Case in point: These images show one candidates’ campaign material touting her as a conservative but there are many who would question her “conservative” credentials. Yet she gets away with saying this because there is no party affiliation and there are no delegates vetting the candidates. This will now start a trend of candidates quickly claiming the conservative “crown” and an unknowing public may believe whichever candidate can get that message out first. This is a disturbing trend that will only confuse and misinform voters. The delegate system works to help closely examine candidates prior to the public being bombarded with a variety of deceptive messages.
At tonight’s Alpine School District board meeting, a volunteer read the following statement to the school board.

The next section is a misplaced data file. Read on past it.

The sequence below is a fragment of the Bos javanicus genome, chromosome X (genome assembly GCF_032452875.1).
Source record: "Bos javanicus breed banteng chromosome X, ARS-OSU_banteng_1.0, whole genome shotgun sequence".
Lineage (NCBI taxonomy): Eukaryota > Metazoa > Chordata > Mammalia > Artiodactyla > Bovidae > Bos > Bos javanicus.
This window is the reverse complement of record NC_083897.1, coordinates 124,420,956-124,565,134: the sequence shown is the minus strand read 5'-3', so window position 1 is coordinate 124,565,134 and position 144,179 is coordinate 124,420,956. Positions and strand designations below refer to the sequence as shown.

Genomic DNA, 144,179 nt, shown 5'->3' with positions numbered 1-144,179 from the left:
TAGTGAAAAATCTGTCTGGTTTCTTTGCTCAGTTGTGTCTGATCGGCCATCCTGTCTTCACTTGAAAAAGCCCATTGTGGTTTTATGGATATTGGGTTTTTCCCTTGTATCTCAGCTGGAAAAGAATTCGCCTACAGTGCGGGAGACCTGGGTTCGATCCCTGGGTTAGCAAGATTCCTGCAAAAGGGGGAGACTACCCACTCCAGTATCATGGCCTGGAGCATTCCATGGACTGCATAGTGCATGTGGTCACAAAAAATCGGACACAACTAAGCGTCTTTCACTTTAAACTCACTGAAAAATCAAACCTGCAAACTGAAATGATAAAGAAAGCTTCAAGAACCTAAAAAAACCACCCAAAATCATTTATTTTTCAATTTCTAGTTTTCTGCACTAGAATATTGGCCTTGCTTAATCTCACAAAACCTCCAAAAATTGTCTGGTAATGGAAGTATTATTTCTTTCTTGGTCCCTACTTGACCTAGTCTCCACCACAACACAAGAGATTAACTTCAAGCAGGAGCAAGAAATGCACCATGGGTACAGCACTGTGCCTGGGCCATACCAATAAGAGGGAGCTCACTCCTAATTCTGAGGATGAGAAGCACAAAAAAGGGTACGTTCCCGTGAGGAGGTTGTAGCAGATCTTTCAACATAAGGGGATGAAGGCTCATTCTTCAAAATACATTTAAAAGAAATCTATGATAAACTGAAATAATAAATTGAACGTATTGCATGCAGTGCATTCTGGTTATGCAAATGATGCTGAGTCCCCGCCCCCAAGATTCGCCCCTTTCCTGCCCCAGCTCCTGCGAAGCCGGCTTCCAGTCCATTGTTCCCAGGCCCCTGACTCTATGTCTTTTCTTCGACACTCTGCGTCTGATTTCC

I have volunteered to read this statement from the Utah’s Republic dot org organization.
To the Alpine School District School Board:
Recently, there has been a disappointing set of events that has caused the public to question the district. Last month, hundreds of parents brought you their concerns about the motto, mission statement, and direction of this district in educating our children. Instead of researching the problems to make corrections, you accused parents of “misrepresenting” yours and the district’s positions.
What specific misrepresentation occurred? It is a fact that someone in the district wanted to provide a link to support the district position that we are a democracy. Someone at the district researched and found William Meyers’ site with a page calling our Founding Fathers “predatory elitists.” That person felt it represented the district position correctly, got it approved, and posted the link on the district’s website. Someone approved your mission statement explanation that used the term “democracy” 13 times and the words “academics” or “republic” not even once. Parents then found the source of the “enculturating” phrase coming from John Goodlad, a humanist educator with very socialistic views on politics and family rights. When all these stars aligned, parents decided to present the facts to the public.